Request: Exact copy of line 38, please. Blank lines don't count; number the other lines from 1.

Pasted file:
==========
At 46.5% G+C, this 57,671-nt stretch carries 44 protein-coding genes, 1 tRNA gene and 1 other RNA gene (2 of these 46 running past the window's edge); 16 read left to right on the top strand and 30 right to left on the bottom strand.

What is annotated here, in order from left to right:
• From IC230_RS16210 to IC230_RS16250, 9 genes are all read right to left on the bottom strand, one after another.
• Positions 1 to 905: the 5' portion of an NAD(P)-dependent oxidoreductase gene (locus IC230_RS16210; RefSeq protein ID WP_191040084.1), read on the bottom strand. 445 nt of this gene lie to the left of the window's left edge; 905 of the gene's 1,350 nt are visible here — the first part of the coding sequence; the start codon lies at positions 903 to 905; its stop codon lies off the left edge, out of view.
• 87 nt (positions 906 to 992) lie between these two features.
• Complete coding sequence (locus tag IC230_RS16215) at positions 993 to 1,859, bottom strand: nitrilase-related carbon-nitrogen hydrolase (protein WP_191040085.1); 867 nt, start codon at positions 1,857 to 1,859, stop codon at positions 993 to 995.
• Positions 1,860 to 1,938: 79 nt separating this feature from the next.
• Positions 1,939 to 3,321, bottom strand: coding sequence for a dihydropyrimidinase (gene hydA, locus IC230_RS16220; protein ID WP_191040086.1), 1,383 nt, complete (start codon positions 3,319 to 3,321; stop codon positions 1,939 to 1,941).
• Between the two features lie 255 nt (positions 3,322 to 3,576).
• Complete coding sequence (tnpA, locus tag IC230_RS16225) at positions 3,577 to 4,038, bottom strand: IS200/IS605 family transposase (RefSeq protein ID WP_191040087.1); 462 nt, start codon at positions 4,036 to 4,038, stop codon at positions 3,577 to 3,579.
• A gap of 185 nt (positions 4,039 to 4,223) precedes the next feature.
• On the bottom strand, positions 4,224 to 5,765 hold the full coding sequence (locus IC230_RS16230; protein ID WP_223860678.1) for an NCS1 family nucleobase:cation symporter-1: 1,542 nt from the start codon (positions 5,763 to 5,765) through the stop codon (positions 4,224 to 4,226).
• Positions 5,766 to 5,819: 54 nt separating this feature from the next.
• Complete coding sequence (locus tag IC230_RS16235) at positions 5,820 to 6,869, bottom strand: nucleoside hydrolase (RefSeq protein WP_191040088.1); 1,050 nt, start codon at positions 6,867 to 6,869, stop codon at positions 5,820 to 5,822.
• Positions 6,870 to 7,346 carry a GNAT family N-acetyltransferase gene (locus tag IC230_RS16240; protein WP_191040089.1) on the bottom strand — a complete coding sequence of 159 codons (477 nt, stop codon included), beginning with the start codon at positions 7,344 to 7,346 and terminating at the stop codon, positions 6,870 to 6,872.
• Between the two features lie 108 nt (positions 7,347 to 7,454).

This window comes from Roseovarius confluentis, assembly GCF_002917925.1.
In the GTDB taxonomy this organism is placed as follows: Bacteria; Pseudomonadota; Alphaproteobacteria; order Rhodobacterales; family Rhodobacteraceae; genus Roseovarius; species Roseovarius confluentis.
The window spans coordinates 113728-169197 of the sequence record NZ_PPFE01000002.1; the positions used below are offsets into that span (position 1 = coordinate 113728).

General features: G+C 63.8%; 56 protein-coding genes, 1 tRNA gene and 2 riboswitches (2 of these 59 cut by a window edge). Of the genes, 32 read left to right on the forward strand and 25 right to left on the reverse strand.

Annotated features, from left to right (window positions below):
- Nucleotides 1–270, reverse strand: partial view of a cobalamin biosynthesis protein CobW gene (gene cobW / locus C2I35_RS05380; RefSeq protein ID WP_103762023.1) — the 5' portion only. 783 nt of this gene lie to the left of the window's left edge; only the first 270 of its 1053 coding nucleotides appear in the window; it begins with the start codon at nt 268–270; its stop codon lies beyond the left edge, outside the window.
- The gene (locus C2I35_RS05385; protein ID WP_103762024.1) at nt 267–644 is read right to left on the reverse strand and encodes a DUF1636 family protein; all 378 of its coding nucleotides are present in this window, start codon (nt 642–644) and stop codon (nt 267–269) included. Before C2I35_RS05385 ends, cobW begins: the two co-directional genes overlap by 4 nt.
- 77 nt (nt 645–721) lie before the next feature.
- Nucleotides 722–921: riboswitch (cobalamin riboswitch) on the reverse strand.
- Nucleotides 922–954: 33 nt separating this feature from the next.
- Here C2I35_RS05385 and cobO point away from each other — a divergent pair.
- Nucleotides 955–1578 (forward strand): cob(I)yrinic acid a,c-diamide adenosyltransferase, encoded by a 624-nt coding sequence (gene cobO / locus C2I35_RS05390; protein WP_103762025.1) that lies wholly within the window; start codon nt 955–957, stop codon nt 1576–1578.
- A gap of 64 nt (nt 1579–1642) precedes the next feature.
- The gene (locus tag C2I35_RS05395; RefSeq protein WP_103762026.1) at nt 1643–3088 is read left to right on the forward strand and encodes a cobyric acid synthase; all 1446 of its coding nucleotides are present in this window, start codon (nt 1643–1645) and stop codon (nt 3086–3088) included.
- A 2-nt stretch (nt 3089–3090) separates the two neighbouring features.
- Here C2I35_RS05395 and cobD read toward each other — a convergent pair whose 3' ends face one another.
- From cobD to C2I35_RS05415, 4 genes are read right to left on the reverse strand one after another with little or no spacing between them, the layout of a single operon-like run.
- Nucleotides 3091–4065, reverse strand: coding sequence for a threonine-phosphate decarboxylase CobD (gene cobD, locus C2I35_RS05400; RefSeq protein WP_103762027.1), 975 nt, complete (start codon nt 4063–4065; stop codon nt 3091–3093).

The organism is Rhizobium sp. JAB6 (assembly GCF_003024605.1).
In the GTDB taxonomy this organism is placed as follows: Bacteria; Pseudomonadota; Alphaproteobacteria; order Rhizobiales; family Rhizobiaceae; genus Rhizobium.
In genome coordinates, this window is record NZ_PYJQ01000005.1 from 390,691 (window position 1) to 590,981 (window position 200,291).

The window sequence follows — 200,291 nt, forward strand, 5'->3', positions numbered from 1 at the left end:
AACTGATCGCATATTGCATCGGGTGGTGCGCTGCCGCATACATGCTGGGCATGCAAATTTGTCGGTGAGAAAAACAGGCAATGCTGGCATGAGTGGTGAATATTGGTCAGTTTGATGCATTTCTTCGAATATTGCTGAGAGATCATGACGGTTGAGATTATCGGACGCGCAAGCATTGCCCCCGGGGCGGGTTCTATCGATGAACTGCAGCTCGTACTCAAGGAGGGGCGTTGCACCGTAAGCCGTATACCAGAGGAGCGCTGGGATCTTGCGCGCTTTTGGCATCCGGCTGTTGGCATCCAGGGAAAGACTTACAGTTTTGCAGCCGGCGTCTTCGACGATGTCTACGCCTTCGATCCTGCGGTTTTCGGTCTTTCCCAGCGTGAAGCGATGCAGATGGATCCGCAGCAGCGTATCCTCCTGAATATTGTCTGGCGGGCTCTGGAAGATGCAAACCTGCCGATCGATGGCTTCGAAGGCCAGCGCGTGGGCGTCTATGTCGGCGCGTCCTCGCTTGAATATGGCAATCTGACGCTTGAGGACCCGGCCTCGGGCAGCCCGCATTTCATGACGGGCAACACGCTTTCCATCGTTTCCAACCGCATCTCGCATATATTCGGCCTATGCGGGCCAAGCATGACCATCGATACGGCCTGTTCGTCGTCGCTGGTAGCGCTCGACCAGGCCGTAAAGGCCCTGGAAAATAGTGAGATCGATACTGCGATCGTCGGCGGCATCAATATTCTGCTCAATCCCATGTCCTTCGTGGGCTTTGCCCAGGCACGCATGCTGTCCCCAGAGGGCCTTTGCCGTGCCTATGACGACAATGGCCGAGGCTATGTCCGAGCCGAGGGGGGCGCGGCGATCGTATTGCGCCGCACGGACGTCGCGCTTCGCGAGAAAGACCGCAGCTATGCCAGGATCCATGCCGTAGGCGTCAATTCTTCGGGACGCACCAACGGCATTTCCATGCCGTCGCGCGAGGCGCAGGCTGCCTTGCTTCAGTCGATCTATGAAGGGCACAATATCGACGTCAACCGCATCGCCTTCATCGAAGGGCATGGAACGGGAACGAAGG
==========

The window sequence follows — 200,291 nt, forward strand, 5'->3', positions numbered from 1 at the left end: